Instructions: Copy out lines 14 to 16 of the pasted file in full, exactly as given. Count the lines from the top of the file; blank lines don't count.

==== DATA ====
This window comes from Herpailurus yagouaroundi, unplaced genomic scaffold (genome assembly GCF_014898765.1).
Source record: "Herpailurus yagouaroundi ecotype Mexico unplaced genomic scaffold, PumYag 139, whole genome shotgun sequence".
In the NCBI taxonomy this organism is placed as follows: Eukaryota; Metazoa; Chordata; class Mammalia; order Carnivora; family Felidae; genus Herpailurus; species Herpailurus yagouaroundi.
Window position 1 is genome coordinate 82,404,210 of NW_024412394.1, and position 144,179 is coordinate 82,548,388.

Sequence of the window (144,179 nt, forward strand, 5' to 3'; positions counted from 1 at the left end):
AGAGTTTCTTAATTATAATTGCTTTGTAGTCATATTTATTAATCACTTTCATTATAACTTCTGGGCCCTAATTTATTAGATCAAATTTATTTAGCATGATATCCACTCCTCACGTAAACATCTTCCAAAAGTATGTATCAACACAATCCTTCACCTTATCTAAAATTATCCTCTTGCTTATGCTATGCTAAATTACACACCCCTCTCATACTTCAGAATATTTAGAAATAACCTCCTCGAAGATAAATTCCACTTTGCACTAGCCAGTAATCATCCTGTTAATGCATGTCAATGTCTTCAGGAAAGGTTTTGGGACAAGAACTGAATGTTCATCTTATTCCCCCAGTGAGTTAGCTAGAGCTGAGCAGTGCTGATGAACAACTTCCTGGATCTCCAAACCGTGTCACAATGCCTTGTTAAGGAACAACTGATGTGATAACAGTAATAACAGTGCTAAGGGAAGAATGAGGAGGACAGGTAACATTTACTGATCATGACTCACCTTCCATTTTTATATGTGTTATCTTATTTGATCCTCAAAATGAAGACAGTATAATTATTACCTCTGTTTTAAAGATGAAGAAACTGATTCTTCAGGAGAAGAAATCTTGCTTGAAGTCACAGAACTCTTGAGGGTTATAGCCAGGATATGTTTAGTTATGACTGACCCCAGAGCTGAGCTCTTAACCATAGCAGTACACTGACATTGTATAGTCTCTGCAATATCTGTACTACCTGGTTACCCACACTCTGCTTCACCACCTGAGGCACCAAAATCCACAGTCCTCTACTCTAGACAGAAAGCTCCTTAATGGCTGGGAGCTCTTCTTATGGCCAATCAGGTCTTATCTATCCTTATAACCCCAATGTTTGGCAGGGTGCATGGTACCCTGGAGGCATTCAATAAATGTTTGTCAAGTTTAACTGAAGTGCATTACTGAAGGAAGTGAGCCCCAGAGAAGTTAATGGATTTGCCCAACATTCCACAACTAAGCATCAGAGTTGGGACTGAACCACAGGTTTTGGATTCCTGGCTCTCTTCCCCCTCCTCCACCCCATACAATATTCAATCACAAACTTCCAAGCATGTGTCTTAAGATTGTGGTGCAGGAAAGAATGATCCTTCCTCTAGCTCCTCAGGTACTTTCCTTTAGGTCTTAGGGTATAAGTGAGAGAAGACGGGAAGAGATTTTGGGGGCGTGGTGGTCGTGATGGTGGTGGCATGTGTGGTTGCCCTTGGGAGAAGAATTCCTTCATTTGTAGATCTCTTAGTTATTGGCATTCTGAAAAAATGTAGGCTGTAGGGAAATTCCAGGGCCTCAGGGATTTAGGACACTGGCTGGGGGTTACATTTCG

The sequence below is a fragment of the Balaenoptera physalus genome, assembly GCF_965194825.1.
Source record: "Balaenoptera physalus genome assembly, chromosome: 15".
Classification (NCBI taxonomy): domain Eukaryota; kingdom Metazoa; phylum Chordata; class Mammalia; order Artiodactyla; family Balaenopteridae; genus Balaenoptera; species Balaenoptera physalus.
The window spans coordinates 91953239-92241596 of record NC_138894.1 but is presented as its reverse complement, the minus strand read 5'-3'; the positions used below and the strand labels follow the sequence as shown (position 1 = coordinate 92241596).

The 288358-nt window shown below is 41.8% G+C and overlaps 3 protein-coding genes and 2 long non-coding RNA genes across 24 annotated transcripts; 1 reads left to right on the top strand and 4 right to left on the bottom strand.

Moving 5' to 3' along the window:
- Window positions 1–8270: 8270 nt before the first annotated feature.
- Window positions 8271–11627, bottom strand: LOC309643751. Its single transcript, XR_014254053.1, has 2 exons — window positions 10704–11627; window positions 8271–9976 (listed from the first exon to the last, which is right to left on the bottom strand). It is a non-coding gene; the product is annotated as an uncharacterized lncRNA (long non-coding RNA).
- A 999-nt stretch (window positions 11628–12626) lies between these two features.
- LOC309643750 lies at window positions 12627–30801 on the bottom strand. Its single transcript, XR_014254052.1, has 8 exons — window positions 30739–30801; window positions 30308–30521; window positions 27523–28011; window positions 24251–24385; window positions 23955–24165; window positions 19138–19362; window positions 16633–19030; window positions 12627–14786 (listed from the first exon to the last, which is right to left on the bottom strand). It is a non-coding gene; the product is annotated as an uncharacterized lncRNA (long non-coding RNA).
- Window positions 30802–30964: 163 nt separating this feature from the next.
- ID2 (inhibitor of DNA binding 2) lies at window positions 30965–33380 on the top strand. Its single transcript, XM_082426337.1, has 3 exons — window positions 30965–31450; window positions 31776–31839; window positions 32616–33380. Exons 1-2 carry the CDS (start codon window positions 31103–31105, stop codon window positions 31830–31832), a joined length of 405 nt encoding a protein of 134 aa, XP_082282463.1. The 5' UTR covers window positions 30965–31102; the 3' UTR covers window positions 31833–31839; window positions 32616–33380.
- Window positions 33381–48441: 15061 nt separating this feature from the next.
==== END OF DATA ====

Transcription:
- Window positions 8271–11627, bottom strand: LOC309643751. Its single transcript, XR_014254053.1, has 2 exons — window positions 10704–11627; window positions 8271–9976 (listed from the first exon to the last, which is right to left on the bottom strand). It is a non-coding gene; the product is annotated as an uncharacterized lncRNA (long non-coding RNA).
- A 999-nt stretch (window positions 11628–12626) lies between these two features.
- LOC309643750 lies at window positions 12627–30801 on the bottom strand. Its single transcript, XR_014254052.1, has 8 exons — window positions 30739–30801; window positions 30308–30521; window positions 27523–28011; window positions 24251–24385; window positions 23955–24165; window positions 19138–19362; window positions 16633–19030; window positions 12627–14786 (listed from the first exon to the last, which is right to left on the bottom strand). It is a non-coding gene; the product is annotated as an uncharacterized lncRNA (long non-coding RNA).